Before Taylor vs. Kimye, there was Joan Crawford vs. Bette Davis. The famed starlets ruled the red carpet and the box office from the late '30s through the '60s, and their deep disdain for one another has been well documented. This old Hollywood feud was revived by Ryan Murphy for the TV series Feud in 2017.
Bette Davis won two Oscars and starred in a number of films. She fought anyone who got in her way, including well-established movie star Joan Crawford. The pair's rivalry was one for the ages. Though Davis was just getting her start in Hollywood when Crawford's first major wave of popularity was ending, the two found themselves battling a number of times throughout their long careers.
- Photo: Dangerous / Warner Bros.
Their Feud Began In Earnest Over Crawford's Romance With Franchot Tone
In 1935, Davis starred with actor Franchot Tone in Dangerous. During filming, Davis developed feelings for Tone; she said, "I fell in love with Franchot, professionally and privately... Everything about him reflected his elegance, from his name to his manners."
Crawford, newly divorced and a sex symbol, was also interested in Tone. She invited the actor to her house and greeted him naked in her solarium. Crawford went after him aggressively. Davis said, "[Tone] was madly in love with [Crawford]. They met each day for lunch... he would return to the set, his face covered in lipstick. He was honored this great star was in love with him. I was jealous, of course." Davis felt that Crawford took Tone from her "coldly and deliberately." To add insult to injury, Crawford said that Tone "thought Bette was a good actress, but he never thought of her as a woman."
Crawford's Divorce Supposedly Ruined Davis's First Movie
Davis's first big movie, Ex-Lady, was—in her mind, at least—ruined by Crawford. Warner Bros. planned an extensive publicity campaign for Davis and the film, but their plans were thrown when Crawford announced that she was divorcing her husband, Douglas Fairbanks Jr. The newspapers went wild with the news, and Davis's big break was demoted to a mere footnote while Crawford received pages of press. Whether Crawford purposefully announced the news when Ex-Lady premiered is unclear. But the movie flopped, and when it didn't make enough money, it was pulled from theaters.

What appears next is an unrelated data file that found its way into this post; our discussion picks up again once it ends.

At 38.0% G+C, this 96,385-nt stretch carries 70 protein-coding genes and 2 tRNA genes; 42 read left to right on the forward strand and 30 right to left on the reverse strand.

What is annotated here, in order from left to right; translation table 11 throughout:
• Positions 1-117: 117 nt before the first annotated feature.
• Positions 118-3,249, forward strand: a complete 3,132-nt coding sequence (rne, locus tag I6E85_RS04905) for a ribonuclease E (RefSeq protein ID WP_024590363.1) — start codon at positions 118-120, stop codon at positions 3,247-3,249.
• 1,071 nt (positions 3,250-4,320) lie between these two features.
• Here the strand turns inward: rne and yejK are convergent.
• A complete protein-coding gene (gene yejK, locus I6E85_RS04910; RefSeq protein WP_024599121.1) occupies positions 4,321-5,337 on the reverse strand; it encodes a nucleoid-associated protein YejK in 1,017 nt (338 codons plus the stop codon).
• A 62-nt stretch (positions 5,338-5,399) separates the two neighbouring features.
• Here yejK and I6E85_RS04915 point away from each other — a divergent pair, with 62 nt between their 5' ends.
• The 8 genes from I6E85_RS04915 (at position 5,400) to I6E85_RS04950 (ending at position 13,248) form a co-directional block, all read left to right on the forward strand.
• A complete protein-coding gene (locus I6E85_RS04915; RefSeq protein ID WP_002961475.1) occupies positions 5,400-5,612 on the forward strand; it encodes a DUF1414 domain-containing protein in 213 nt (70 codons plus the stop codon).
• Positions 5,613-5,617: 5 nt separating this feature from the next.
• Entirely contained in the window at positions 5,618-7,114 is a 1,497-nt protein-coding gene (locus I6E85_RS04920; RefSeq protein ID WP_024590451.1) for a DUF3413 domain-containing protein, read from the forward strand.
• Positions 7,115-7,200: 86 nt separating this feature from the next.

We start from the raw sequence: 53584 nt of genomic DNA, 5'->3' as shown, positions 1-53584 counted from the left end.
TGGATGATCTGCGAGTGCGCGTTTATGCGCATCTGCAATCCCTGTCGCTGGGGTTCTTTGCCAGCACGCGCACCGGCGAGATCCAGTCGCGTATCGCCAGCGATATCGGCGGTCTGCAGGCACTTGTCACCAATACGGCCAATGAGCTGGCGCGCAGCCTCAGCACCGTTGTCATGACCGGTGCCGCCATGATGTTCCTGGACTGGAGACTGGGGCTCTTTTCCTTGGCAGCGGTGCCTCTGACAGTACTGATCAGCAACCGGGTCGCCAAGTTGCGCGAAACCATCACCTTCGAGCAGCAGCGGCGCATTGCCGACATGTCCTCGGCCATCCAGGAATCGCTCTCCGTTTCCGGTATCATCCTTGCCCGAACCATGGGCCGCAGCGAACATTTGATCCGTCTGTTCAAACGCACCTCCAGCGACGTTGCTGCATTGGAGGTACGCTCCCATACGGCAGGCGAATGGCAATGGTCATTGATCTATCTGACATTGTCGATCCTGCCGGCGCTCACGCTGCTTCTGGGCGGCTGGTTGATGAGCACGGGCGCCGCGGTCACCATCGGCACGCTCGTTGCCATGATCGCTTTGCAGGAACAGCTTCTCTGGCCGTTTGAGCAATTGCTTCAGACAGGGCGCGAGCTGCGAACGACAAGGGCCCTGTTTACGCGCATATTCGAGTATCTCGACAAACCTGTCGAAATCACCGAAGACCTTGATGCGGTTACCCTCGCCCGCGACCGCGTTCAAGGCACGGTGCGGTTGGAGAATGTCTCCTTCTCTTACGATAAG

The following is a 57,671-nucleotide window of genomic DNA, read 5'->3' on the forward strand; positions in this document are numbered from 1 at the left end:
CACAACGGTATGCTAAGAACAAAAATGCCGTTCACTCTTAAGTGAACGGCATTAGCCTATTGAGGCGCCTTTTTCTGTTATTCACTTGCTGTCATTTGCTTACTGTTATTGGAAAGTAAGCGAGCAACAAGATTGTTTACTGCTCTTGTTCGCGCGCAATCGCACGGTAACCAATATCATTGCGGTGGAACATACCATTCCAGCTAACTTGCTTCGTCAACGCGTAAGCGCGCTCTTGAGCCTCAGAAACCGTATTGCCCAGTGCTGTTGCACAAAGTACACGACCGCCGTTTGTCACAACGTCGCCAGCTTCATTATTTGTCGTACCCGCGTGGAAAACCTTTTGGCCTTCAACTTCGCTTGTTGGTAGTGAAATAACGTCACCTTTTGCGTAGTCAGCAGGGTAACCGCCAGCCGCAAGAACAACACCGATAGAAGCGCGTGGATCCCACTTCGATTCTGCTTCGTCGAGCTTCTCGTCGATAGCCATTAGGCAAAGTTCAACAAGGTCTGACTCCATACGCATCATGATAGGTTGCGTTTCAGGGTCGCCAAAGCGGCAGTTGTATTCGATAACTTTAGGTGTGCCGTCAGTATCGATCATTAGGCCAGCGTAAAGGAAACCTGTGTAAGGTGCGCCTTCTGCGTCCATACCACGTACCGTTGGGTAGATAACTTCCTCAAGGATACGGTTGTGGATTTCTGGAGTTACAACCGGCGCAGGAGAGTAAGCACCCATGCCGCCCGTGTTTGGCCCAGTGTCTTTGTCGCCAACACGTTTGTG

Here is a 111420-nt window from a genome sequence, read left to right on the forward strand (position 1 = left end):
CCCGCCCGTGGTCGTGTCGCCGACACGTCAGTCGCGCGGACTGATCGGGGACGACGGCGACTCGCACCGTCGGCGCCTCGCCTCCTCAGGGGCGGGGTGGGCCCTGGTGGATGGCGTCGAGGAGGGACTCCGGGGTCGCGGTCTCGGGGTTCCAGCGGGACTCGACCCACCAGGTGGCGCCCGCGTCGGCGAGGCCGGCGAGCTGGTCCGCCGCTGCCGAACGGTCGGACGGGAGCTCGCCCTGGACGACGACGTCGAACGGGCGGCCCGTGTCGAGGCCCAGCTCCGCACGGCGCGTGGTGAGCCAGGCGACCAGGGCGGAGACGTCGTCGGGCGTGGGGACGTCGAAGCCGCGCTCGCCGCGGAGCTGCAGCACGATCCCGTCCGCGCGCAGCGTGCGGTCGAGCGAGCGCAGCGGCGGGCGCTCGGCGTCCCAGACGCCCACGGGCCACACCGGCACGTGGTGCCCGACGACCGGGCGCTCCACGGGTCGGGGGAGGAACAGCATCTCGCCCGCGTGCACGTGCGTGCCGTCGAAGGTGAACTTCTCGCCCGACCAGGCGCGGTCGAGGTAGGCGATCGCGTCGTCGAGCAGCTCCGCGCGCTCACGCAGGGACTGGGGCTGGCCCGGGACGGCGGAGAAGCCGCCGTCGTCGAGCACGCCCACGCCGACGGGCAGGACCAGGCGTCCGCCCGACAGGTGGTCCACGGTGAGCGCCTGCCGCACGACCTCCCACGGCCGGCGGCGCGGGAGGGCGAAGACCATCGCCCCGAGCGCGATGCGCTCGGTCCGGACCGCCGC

- Photo: Bain News Servivce / Wikimedia Commons/Public Domain
Crawford Insulted Davis After Her Win At 1936 Oscars
Because Davis didn't expect to win an Oscar for her role in the 1935 film Dangerous and because she wanted to anger Jack Warner, who made her attend the Academy Awards in protest of the newly-formed Screen Actor's Guild, Davis wore an old, plain movie costume to the ceremony.
Davis unexpectedly won Best Actress that year. Franchot Tone gracefully gave Davis a congratulatory hug after her name was announced. Crawford, on the other hand, completely ignored her. Tone told Crawford she was being rude to Davis, so Crawford turned and snarkily said, "Dear Bette! What a lovely frock."
- Photo: Now Voyager / Warner Bros.
Crawford Sent Davis Flowers, And Davis Returned Them
In 1943, Crawford moved from MGM to Warner Bros., the same studio where Davis worked. Crawford asked for a dressing room across from Davis, and she attempted to forge a truce with her rival; Crawford sent Davis gifts and flowers, all of which Davis refused to accept.
Crawford May Have Been Attracted To Davis
It's known that Crawford had romantic relationships with both men and women, and Davis suspected that Crawford may have been attracted to her. Crawford told her friend, Jerry Asher, that Franchot Tone wasn't into Davis, but that Crawford "wouldn't mind giving [Davis] a poke if [she] was in the right mood." Asher admits that he's not sure if Crawford was kidding or not, but he did say that Crawford was "attracted to Bette's vitality and energy."
- Photo: All About Eve / 20th Century Fox
Davis Insulted Crawford's Appearance
Bette and Joan duked it out publicly, and the duo exchanged barbs. Davis in particular had a sharp tongue. She said that Crawford's eyebrows were like "African caterpillars." Davis also called Crawford a mannequin. Davis even said that Crawford "slept with every male star at MGM, except Lassie."
After the two starred in a movie together, Davis said, "The best time I ever had with Joan was when I pushed her down some stairs in Whatever Happened to Baby Jane?”